April 11, 2007
Student overcomes adversity to earn honorsCARBONDALE, Ill. – Jene A. Pulliam of Rockford has experienced more
than her share of adversity in her young life.
The Southern Illinois University Carbondale College of Business and
Administration student was raised by a single mother, after her 18-year-
old brother was shot and killed in gang violence when she was 10 years
old and her father died of stomach and liver cancer when she was 13.
"I know that both of these events happened for a reason," Pulliam said.
"I am a better person today because of the events of my childhood."
Instead of wallowing in self-pity, Pulliam drew strength from her
This weekend, the senior majoring in finance will be recognized as one of
the "Most Distinguished Seniors" at SIUC. The
Southern Illinois University Alumni Association and Student Alumni
Council sponsor the annual awards ceremony, set for 5 p.m. on Saturday, April 14, in Student Center Ballroom D.
The Distinguished Senior Award is presented annually to 25 students who
enrich the University and Carbondale community through their service
activities. To qualify, students must complete a lengthy application
process, earn a minimum grade-point average of 3.0 and receive positive
recommendations from University and community officials.
Pulliam is a stellar student and a star volleyball player. She was
named to the Missouri Valley All- Conference Scholar-Athlete Team.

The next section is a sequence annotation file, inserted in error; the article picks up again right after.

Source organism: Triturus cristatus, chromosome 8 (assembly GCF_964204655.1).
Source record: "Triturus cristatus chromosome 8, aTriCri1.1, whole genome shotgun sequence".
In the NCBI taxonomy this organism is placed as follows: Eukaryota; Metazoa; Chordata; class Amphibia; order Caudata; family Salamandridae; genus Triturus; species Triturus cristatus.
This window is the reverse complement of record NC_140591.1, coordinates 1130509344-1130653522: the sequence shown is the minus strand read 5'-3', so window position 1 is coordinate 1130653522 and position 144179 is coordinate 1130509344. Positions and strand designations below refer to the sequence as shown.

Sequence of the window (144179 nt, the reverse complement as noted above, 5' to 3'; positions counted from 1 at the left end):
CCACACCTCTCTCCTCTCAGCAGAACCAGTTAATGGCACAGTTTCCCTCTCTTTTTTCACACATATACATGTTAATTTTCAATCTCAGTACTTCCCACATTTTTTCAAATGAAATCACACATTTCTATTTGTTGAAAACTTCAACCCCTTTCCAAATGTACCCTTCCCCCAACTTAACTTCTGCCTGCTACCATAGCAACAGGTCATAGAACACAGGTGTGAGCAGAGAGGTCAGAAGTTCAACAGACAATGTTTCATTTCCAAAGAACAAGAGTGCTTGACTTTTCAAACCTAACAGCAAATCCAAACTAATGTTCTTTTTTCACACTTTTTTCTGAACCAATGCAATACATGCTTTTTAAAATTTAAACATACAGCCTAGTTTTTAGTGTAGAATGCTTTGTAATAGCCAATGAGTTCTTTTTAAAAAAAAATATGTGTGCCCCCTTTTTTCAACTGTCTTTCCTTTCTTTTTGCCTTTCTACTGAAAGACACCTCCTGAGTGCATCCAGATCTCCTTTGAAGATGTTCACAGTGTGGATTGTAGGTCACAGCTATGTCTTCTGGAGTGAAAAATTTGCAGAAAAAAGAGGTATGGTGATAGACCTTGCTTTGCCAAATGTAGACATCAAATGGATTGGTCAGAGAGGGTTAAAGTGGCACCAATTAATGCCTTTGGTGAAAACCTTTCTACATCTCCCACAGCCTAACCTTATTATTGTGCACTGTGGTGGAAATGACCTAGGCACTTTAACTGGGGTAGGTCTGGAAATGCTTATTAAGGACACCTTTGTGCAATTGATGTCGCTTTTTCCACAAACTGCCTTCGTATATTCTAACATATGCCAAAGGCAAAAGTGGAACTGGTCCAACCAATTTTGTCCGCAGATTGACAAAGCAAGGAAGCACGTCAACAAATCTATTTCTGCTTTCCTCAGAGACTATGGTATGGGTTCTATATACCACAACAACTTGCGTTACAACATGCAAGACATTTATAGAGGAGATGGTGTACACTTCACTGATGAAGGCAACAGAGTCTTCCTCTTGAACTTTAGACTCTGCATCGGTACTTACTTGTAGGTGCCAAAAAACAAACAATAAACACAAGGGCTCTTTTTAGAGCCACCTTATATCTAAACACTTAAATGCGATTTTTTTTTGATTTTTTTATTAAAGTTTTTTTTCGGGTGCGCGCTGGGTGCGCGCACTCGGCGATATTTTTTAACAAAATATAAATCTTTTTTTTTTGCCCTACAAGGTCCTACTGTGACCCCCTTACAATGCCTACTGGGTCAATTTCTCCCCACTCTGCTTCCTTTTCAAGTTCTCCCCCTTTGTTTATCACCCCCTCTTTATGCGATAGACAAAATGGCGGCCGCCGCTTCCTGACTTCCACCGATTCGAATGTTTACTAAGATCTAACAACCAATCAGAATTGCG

The busy student is also a volunteer for several community
organizations, including SIUC volleyball Camps, SIUC basketball camps and
That's not all. Next month, Pulliam will become the first person in her
family to graduate from college. "It's something I take great pride in
because I hope that it becomes a precedent in my family now and I hope
that what I am doing will be an inspiration to the rest of my family for
years to come," she said.
Since her husband passed away, Pulliam's mother, Kathy, has had heart
failure, a brain tumor and other ailments but her health problems will
not keep her away from the "Most Distinguished Seniors" banquet and
"My mother loves SIU," Pulliam said. "She's come and spent more than a
month here with me before and she loves her trips here. I know that my
brother and my father love the fact that I am at SIU also, because I
know that they can see that I have become a better person while here."
In so many ways, Jene's story exemplifies SIUC's long-standing mission. The University has a history of serving first-generation college students and a long-standing commitment to diversity.
Pulliam is grateful for the opportunities SIUC's business college have
given her. She is now deciding between job offers in Bloomington and
"I know that without the help of College of Business staff,
faculty and the Placement Center that would not be a possibility," she
Michael L. Haywood, the college's director of minority programs and undergraduate recruitment, said, "Jene is so driven. Her future looks so bright, you have to wear sunglasses."
U.S. News & World Report ranks SIUC's College of Business and Administration among the top 100 public business colleges nationwide. The school offers bachelor's,
master's and doctoral degrees – one of only three public institutions in
Illinois to do so. Through its fully accredited programs (by the
Association to Advance Collegiate Schools of Business), students prepare
for challenging careers in business, industry, government and education.
For more information, visit www.cba.siu.edu.